a cheap double room in a hostel and a free parking place on the road.
We were on Cerro Concepcion, the most picturesque and touristic hill.
That fame was well deserved: those streets were special, a work of art (as confirmed by the
UNESCO, and if they say so...). We walked to Cerro Concepcion, Cerro Alegre and Cerro Carcel
and we often stopped to admire buildings, murals and views on the houses packed on the hills
that sloped gently into the sea.
For dinner there was plenty of choice, so we opted for the the restaurant with the menu of the day that most inspired us.
The day after we concluded our visit to the huge Valparaiso, then we drove away from the usual morning mist on the Pacific Ocean
and we visited the Chilean countryside.
It was the 30th of December: we were closing to the end of our travels in central Chile. Reading information
here and there we decided to visit Pomaire, a quaint village not far from Santiago del Chile,
where there were terracotta handicrafts at a good price (I bought a nice piggy bank,
big as a ball, for 1500 pesos) and excellent restaurants. We had lunch with tons of meat and we took
away the leftovers. They would come in handy.
From Pomaire our impromptu travel itinerary led us to the Cajon del Maipo, a charming
valley crossed by a raging river on which it is possible to go rafting. A feature
of this valley, as well as other attractions near and south of Santiago, is that they are more reachable for
Chilean tourists and therefore richer of services compared to many locations in the deserted north of Chile.
The Cajon del Maipo was very nice. After fifteen days in which we had seen only cactuses, we were surprised by the abundance of vegetation.
We quickly visited some villages including San Jose del Maipo. In San Jose there was
an information office where we were recommended some destinations. In particular, there were beautiful walks
and natural spas. We travelled through the valley by car: going up, the climate became colder and
around us there were snow-capped peaks. The first spa we met had red waters. We were about to
camp near these pools, but in the end we decided to go to the top, at the Termas de Colina.
It was an excellent idea. The landscape in the mountains was spectacular and the spa is absolutely remarkable, a
sequence of ponds of water heavenly sloped along the side of a hill.
Those pools remotely resembled those of Pamukkale. We were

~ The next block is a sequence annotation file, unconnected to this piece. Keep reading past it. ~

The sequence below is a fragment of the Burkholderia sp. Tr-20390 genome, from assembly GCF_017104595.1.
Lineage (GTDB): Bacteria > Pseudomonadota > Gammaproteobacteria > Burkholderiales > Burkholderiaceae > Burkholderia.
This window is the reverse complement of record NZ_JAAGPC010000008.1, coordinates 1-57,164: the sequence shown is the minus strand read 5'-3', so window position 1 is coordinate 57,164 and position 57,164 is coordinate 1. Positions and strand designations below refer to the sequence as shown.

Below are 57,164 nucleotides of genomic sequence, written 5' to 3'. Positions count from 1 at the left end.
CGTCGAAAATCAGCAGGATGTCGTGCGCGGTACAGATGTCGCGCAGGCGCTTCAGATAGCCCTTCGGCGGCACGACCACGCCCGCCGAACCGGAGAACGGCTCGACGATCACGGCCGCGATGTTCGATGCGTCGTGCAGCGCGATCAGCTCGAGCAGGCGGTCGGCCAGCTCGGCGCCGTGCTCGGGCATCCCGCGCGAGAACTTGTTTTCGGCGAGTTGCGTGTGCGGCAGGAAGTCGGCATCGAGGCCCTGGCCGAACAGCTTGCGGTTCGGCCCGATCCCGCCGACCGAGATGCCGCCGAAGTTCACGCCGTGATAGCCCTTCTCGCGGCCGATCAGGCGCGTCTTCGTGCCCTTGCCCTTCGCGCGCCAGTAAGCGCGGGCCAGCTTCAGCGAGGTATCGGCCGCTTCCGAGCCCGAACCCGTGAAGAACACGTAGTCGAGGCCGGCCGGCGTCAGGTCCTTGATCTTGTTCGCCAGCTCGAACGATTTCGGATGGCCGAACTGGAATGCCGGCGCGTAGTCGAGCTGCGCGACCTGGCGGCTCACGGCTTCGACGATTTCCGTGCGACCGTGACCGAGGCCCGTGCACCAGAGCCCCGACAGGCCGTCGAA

amazed at how this attraction was just mentioned in the Lonely Planet: in fact, it deserved a visit much more
than all the other spas accurately described by the guide, at least in the part of Chile we visited.
(The spas in Puritama were nice, but not like Termas de Colina, and more expensive and cold; at the Laguna Verde
there was just a puddle; and Socos, south of La Serena, had only some bathing tubs in a hotel).
It was allowed to camp near the spa. After an initial dip in the natural hot waters,
rich in minerals (the temperatures ranged from 60 degrees Celsius in the highest point to the 24 degrees in the
lower pools) we pitched the tent on the side of the hill, not far from the ponds.
The weather was cloudy and windy, with some rain, so after we had finished dinner (rice and meat cooked on
the camp stove) we decided to sleep in the camioneta, which turned out to be very comfortable. Before going to bed, however, we
had a night bath in onw of the hottest natural pools.
The next morning the sun was shining and the view was even more spectacular. We enjoyed another
thermal bath. While we were boiling in those wonderful pools, a kind man
plunged into "our" pool.
We had some difficulty understanding his Spanish (well, we usually don't understand much in general), but we think
he said that he worked in Santiago in winter and near the spa in the good season. We could hardly believe him because around those
natural spas there was nothing but a hostel -/ shelter, then we remembered a shack right
on the dirt road leading to the Termas de Colina. He recommended his wife's empanadas.
So when we left that wonderful place, at 11 AM, we stopped at the booth of the old couple.
He was at the oven, she was in the kitchen and shouted orders to her husband, who executed the orders peacefully
and only occasionally answered testily. We got
two empanadas with queso (cheese), really delicious, the best of our trip to Chile. They weighted
about 700 kilos each and they left us full in the stomach and in the heart.
We drove down into the valley looking for a new attraction for the afternoon. There was a trek up to a glacier, but